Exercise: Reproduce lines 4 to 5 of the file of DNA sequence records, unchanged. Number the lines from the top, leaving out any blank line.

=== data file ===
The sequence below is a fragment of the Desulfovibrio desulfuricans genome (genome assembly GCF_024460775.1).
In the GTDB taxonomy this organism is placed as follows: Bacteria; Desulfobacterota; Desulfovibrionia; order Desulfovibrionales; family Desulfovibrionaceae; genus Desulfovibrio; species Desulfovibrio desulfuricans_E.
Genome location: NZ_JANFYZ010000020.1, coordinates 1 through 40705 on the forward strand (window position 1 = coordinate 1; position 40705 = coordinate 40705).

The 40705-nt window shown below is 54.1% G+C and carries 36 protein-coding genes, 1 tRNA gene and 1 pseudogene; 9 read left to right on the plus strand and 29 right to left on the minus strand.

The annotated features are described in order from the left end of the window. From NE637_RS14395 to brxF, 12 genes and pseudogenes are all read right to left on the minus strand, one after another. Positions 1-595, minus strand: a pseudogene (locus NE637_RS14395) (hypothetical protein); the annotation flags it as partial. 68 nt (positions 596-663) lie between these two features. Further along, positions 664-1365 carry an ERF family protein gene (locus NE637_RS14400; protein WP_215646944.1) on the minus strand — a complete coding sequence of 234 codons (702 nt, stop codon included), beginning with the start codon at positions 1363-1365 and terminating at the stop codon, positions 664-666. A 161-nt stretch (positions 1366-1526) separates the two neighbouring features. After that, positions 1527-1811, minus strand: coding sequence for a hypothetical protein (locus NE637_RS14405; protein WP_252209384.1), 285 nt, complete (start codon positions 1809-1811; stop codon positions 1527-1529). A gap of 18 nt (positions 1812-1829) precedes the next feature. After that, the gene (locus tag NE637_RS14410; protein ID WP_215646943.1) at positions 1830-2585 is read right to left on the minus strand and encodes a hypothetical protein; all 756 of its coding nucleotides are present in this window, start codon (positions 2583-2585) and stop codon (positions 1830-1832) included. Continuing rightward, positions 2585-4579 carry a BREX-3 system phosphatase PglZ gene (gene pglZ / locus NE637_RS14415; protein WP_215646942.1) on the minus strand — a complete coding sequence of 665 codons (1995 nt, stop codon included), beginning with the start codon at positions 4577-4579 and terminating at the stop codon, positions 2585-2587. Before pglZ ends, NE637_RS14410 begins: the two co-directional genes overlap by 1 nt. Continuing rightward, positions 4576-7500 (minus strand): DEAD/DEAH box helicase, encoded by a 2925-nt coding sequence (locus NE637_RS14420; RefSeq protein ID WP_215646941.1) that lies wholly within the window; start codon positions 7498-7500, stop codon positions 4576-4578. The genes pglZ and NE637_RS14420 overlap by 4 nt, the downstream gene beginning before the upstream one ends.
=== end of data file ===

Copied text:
The 40705-nt window shown below is 54.1% G+C and carries 36 protein-coding genes, 1 tRNA gene and 1 pseudogene; 9 read left to right on the plus strand and 29 right to left on the minus strand.

The annotated features are described in order from the left end of the window. From NE637_RS14395 to brxF, 12 genes and pseudogenes are all read right to left on the minus strand, one after another. Positions 1-595, minus strand: a pseudogene (locus NE637_RS14395) (hypothetical protein); the annotation flags it as partial. 68 nt (positions 596-663) lie between these two features. Further along, positions 664-1365 carry an ERF family protein gene (locus NE637_RS14400; protein WP_215646944.1) on the minus strand — a complete coding sequence of 234 codons (702 nt, stop codon included), beginning with the start codon at positions 1363-1365 and terminating at the stop codon, positions 664-666. A 161-nt stretch (positions 1366-1526) separates the two neighbouring features. After that, positions 1527-1811, minus strand: coding sequence for a hypothetical protein (locus NE637_RS14405; protein WP_252209384.1), 285 nt, complete (start codon positions 1809-1811; stop codon positions 1527-1529). A gap of 18 nt (positions 1812-1829) precedes the next feature. After that, the gene (locus tag NE637_RS14410; protein ID WP_215646943.1) at positions 1830-2585 is read right to left on the minus strand and encodes a hypothetical protein; all 756 of its coding nucleotides are present in this window, start codon (positions 2583-2585) and stop codon (positions 1830-1832) included. Continuing rightward, positions 2585-4579 carry a BREX-3 system phosphatase PglZ gene (gene pglZ / locus NE637_RS14415; protein WP_215646942.1) on the minus strand — a complete coding sequence of 665 codons (1995 nt, stop codon included), beginning with the start codon at positions 4577-4579 and terminating at the stop codon, positions 2585-2587. Before pglZ ends, NE637_RS14410 begins: the two co-directional genes overlap by 1 nt. Continuing rightward, positions 4576-7500 (minus strand): DEAD/DEAH box helicase, encoded by a 2925-nt coding sequence (locus NE637_RS14420; RefSeq protein ID WP_215646941.1) that lies wholly within the window; start codon positions 7498-7500, stop codon positions 4576-4578. The genes pglZ and NE637_RS14420 overlap by 4 nt, the downstream gene beginning before the upstream one ends.